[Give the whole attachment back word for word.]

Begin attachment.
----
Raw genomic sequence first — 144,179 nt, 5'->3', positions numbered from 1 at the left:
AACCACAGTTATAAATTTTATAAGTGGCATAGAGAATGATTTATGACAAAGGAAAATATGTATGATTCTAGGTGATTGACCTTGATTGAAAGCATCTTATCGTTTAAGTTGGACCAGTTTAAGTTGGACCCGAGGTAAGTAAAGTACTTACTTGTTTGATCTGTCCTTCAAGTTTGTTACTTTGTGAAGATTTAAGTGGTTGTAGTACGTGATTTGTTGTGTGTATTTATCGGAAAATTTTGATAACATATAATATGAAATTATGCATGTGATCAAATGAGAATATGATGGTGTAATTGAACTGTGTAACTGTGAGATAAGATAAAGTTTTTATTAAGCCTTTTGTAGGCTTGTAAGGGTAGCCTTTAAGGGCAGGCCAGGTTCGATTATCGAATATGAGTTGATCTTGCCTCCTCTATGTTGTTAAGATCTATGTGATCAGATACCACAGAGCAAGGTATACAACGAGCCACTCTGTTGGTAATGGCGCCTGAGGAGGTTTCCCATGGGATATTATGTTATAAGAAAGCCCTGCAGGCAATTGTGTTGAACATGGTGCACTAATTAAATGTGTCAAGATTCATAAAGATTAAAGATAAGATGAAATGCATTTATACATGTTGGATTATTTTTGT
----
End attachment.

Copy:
Raw genomic sequence first — 144,179 nt, 5'->3', positions numbered from 1 at the left:
AACCACAGTTATAAATTTTATAAGTGGCATAGAGAATGATTTATGACAAAGGAAAATATGTATGATTCTAGGTGATTGACCTTGATTGAAAGCATCTTATCGTTTAAGTTGGACCAGTTTAAGTTGGACCCGAGGTAAGTAAAGTACTTACTTGTTTGATCTGTCCTTCAAGTTTGTTACTTTGTGAAGATTTAAGTGGTTGTAGTACGTGATTTGTTGTGTGTATTTATCGGAAAATTTTGATAACATATAATATGAAATTATGCATGTGATCAAATGAGAATATGATGGTGTAATTGAACTGTGTAACTGTGAGATAAGATAAAGTTTTTATTAAGCCTTTTGTAGGCTTGTAAGGGTAGCCTTTAAGGGCAGGCCAGGTTCGATTATCGAATATGAGTTGATCTTGCCTCCTCTATGTTGTTAAGATCTATGTGATCAGATACCACAGAGCAAGGTATACAACGAGCCACTCTGTTGGTAATGGCGCCTGAGGAGGTTTCCCATGGGATATTATGTTATAAGAAAGCCCTGCAGGCAATTGTGTTGAACATGGTGCACTAATTAAATGTGTCAAGATTCATAAAGATTAAAGATAAGATGAAATGCATTTATACATGTTGGATTATTTTTGT